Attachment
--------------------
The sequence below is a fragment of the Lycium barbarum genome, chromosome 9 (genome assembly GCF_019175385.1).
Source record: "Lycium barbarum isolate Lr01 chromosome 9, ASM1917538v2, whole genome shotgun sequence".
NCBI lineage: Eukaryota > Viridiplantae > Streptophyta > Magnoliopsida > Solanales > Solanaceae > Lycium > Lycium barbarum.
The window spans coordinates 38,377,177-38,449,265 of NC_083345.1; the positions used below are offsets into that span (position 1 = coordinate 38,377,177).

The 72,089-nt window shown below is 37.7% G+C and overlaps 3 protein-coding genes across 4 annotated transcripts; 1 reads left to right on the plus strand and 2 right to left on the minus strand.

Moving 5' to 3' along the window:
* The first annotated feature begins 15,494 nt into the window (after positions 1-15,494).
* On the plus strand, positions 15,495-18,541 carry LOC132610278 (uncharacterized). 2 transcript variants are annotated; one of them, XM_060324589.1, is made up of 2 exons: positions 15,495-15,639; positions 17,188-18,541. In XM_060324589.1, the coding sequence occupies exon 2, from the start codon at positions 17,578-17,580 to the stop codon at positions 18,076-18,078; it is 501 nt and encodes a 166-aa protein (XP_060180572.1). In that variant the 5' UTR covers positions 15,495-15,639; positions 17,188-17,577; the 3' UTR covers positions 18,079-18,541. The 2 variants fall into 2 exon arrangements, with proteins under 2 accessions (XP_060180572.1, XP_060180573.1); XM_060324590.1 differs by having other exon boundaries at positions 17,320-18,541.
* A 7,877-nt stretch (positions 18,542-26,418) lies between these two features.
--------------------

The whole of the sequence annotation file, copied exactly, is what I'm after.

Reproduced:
The sequence below is a fragment of the Lycium barbarum genome, chromosome 9 (genome assembly GCF_019175385.1).
Source record: "Lycium barbarum isolate Lr01 chromosome 9, ASM1917538v2, whole genome shotgun sequence".
NCBI lineage: Eukaryota > Viridiplantae > Streptophyta > Magnoliopsida > Solanales > Solanaceae > Lycium > Lycium barbarum.
The window spans coordinates 38,377,177-38,449,265 of NC_083345.1; the positions used below are offsets into that span (position 1 = coordinate 38,377,177).

The 72,089-nt window shown below is 37.7% G+C and overlaps 3 protein-coding genes across 4 annotated transcripts; 1 reads left to right on the plus strand and 2 right to left on the minus strand.

Moving 5' to 3' along the window:
* The first annotated feature begins 15,494 nt into the window (after positions 1-15,494).
* On the plus strand, positions 15,495-18,541 carry LOC132610278 (uncharacterized). 2 transcript variants are annotated; one of them, XM_060324589.1, is made up of 2 exons: positions 15,495-15,639; positions 17,188-18,541. In XM_060324589.1, the coding sequence occupies exon 2, from the start codon at positions 17,578-17,580 to the stop codon at positions 18,076-18,078; it is 501 nt and encodes a 166-aa protein (XP_060180572.1). In that variant the 5' UTR covers positions 15,495-15,639; positions 17,188-17,577; the 3' UTR covers positions 18,079-18,541. The 2 variants fall into 2 exon arrangements, with proteins under 2 accessions (XP_060180572.1, XP_060180573.1); XM_060324590.1 differs by having other exon boundaries at positions 17,320-18,541.
* A 7,877-nt stretch (positions 18,542-26,418) lies between these two features.